But Ashley and I weren't happy with this study. It seemed to control more for the socio than the economic. And one statistic really jumped out at us, from the landmark 2002 study that is every sociologist's baseline. Here it is:
  • 69% - the odds a white woman will still be married to her husband 15 years later, if they earn $50K or more as a family
  • 72% - the odds a black woman will still be married to her husband 15 years later, if they earn $50K or more as a family
In other words, moderately well-off African Americans divorce slightly less than their white counterparts.

Thus, poverty and its posse of stressors must be the main factor behind the appearance that African Americans divorce more.

Lastly, consider home-ownership. Couples that own homes divorce less than couples who rent - even when the statistics are controlled for income. This is true even though homeowning couples aren't any happier with their marriage than couples who rent.

There's two elements to this. First, owning a home is a roadblock to divorce, because houses are complicated to split in two. Often the couple has to sell the house, since neither spouse can buy the other out.

But the second element is the one the sociologists believe really matters. Owning a home means a couple has a neighborhood, and very likely ties to a community. They're more likely to have long-standing friends and a church and a school where they know all the teachers by name. There's a commitment to a place implied in owning a home. There's a permanence to their life that also governs their marriage.

So you could easily look at all this data and make the wrong conclusion: "Marry a homeowning Asian in Maine."

But that's not really the point. If you look at it carefully, you see that income and culture do matter, but your support network probably matters even more. So before you move your family out to Phoenix for a new job and some sunshine, think twice. And if you are a young couple in a big city, don't fail to build a permanent network of friends. Join a community. Get to know people's names. And stick with them.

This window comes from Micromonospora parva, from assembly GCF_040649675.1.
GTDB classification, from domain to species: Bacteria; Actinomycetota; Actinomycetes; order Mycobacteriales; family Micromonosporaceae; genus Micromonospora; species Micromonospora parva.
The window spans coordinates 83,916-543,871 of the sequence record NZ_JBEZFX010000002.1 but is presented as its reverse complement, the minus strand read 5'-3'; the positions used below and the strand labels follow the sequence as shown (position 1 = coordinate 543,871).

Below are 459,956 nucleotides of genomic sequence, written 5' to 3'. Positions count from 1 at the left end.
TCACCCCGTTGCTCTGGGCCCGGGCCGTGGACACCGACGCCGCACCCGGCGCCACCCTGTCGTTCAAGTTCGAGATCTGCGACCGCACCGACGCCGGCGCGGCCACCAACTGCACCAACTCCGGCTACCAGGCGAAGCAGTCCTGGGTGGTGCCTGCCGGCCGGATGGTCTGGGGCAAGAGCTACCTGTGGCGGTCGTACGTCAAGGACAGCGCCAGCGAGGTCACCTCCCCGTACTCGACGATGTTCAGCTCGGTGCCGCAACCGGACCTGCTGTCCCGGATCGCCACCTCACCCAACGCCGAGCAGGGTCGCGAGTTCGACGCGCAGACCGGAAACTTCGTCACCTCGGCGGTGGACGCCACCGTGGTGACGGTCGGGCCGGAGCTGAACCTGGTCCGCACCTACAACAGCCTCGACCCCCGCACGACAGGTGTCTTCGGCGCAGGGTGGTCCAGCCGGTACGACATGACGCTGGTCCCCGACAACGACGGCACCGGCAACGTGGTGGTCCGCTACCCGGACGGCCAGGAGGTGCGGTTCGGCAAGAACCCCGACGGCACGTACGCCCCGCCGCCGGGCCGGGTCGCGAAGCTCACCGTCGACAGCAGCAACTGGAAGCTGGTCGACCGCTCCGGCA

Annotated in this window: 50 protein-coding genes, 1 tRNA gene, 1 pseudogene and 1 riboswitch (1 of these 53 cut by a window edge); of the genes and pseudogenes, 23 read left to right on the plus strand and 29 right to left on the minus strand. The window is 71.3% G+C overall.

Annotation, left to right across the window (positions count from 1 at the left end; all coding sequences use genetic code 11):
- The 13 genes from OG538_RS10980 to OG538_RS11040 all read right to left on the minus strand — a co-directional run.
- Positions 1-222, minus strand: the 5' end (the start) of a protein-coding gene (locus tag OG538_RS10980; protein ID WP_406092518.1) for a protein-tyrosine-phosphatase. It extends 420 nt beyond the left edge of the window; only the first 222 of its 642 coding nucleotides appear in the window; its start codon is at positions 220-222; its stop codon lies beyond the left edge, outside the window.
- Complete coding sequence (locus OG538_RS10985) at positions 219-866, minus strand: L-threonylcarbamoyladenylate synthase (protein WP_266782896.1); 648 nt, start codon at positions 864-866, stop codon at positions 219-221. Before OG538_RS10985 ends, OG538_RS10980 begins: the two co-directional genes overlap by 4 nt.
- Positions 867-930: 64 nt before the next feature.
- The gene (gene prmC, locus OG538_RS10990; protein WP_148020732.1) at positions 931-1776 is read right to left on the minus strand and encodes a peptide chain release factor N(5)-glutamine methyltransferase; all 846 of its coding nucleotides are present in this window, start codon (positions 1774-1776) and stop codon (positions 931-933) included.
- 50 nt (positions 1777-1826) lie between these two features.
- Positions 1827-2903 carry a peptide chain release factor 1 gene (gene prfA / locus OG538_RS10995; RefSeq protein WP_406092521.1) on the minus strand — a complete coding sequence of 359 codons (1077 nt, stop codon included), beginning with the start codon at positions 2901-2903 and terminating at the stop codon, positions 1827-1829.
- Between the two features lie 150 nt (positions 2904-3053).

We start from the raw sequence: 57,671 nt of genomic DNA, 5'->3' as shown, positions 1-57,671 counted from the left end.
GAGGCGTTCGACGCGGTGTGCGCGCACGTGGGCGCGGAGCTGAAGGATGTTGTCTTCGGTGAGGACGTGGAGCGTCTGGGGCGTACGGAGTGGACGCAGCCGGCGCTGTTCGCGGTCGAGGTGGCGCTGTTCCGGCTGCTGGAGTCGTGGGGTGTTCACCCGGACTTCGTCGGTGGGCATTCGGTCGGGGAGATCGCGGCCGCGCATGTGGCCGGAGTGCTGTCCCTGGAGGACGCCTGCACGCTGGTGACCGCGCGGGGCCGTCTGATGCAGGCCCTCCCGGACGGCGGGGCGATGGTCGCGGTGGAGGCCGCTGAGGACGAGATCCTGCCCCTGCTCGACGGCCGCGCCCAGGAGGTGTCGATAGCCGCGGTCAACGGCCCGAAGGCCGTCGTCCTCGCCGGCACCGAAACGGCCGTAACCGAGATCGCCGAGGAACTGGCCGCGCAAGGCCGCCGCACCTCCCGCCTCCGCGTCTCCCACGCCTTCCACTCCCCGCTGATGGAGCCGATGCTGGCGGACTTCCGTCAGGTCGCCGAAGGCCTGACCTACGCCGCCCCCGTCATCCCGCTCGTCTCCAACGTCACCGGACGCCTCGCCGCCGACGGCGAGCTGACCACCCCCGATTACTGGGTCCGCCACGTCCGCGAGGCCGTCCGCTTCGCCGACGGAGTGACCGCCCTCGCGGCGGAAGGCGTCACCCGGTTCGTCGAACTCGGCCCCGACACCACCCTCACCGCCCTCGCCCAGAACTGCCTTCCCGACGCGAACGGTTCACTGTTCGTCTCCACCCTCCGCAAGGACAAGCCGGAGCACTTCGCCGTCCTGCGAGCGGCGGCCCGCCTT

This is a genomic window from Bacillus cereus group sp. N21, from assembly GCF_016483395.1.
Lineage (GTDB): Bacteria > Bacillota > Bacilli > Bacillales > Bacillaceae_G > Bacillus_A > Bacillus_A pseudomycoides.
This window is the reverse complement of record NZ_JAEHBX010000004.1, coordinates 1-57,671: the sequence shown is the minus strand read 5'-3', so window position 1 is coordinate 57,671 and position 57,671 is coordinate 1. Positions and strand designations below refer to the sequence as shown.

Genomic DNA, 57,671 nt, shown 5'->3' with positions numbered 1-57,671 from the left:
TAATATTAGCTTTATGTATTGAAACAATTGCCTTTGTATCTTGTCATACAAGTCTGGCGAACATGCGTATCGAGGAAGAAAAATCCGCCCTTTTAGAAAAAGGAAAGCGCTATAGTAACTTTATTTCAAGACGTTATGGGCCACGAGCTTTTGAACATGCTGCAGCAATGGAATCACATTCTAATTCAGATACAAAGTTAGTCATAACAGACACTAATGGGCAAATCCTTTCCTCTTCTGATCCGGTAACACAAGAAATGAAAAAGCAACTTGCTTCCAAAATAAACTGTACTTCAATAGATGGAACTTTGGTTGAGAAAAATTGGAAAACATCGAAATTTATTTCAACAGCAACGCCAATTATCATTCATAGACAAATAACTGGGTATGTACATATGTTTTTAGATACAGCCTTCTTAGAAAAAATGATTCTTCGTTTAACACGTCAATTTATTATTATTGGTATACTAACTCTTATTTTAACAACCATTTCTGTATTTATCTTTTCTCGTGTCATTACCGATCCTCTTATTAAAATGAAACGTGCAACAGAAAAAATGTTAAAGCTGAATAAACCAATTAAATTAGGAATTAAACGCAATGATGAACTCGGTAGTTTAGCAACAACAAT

3 Comments:

Anonymous K.G. Schneider said...

One angle I'd like you to consider or discuss is the role of a faith community in keeping a family glued together. If a family moves to Phoenix, does it make a difference if they join a church, temple, or mosque? Based on what you're saying, I'd say yes. Full disclosure: my partner is a UCC pastor and I'm a church-goer myself.

8:52 PM  
Blogger Ashley Merryman said...

Hi, K:

Thanks for the post!

As a matter of fact, I've got one more paper I want to read before I get there, but I'm going to tackle religion's impact on marital stability over the weekend.

That's a tad narrower than the family as a whole, but I think it's a start. (And, fyi, both Po and I really want to work on religion and family in other contexts as well.)

8:56 AM  
Blogger 'noods said...

I think that the connection between community and marriage is definately strong. Like you mentioned, divorce tends to be frowned upon in a community setting that may also include extended families, pushing unhappy couples to remain together for that pressure alone.

12:54 PM